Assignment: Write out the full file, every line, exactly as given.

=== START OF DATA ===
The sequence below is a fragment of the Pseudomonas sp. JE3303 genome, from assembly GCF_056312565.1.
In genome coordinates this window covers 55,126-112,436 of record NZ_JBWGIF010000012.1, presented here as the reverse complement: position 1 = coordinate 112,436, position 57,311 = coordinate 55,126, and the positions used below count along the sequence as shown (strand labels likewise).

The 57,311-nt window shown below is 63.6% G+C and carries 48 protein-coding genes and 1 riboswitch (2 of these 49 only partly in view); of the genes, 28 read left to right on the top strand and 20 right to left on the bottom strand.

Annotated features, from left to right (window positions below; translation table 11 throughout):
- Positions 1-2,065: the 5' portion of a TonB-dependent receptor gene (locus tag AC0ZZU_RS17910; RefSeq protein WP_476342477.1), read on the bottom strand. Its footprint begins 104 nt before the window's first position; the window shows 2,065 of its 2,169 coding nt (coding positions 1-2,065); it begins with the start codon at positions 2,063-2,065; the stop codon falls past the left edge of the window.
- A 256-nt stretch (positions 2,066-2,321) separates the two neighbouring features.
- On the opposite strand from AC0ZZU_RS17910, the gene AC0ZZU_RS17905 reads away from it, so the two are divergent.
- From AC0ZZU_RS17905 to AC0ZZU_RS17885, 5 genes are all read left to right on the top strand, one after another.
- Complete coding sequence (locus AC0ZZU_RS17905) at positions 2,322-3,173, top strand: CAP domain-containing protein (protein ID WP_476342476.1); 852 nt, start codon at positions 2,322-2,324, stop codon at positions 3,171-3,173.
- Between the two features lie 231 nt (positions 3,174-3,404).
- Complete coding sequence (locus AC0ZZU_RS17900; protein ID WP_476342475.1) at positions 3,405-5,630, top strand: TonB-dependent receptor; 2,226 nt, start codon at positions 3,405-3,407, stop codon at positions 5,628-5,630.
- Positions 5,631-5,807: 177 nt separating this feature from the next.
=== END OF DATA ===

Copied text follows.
The sequence below is a fragment of the Pseudomonas sp. JE3303 genome, from assembly GCF_056312565.1.
In genome coordinates this window covers 55,126-112,436 of record NZ_JBWGIF010000012.1, presented here as the reverse complement: position 1 = coordinate 112,436, position 57,311 = coordinate 55,126, and the positions used below count along the sequence as shown (strand labels likewise).

The 57,311-nt window shown below is 63.6% G+C and carries 48 protein-coding genes and 1 riboswitch (2 of these 49 only partly in view); of the genes, 28 read left to right on the top strand and 20 right to left on the bottom strand.

Annotated features, from left to right (window positions below; translation table 11 throughout):
- Positions 1-2,065: the 5' portion of a TonB-dependent receptor gene (locus tag AC0ZZU_RS17910; RefSeq protein WP_476342477.1), read on the bottom strand. Its footprint begins 104 nt before the window's first position; the window shows 2,065 of its 2,169 coding nt (coding positions 1-2,065); it begins with the start codon at positions 2,063-2,065; the stop codon falls past the left edge of the window.
- A 256-nt stretch (positions 2,066-2,321) separates the two neighbouring features.
- On the opposite strand from AC0ZZU_RS17910, the gene AC0ZZU_RS17905 reads away from it, so the two are divergent.
- From AC0ZZU_RS17905 to AC0ZZU_RS17885, 5 genes are all read left to right on the top strand, one after another.
- Complete coding sequence (locus AC0ZZU_RS17905) at positions 2,322-3,173, top strand: CAP domain-containing protein (protein ID WP_476342476.1); 852 nt, start codon at positions 2,322-2,324, stop codon at positions 3,171-3,173.
- Between the two features lie 231 nt (positions 3,174-3,404).
- Complete coding sequence (locus AC0ZZU_RS17900; protein ID WP_476342475.1) at positions 3,405-5,630, top strand: TonB-dependent receptor; 2,226 nt, start codon at positions 3,405-3,407, stop codon at positions 5,628-5,630.
- Positions 5,631-5,807: 177 nt separating this feature from the next.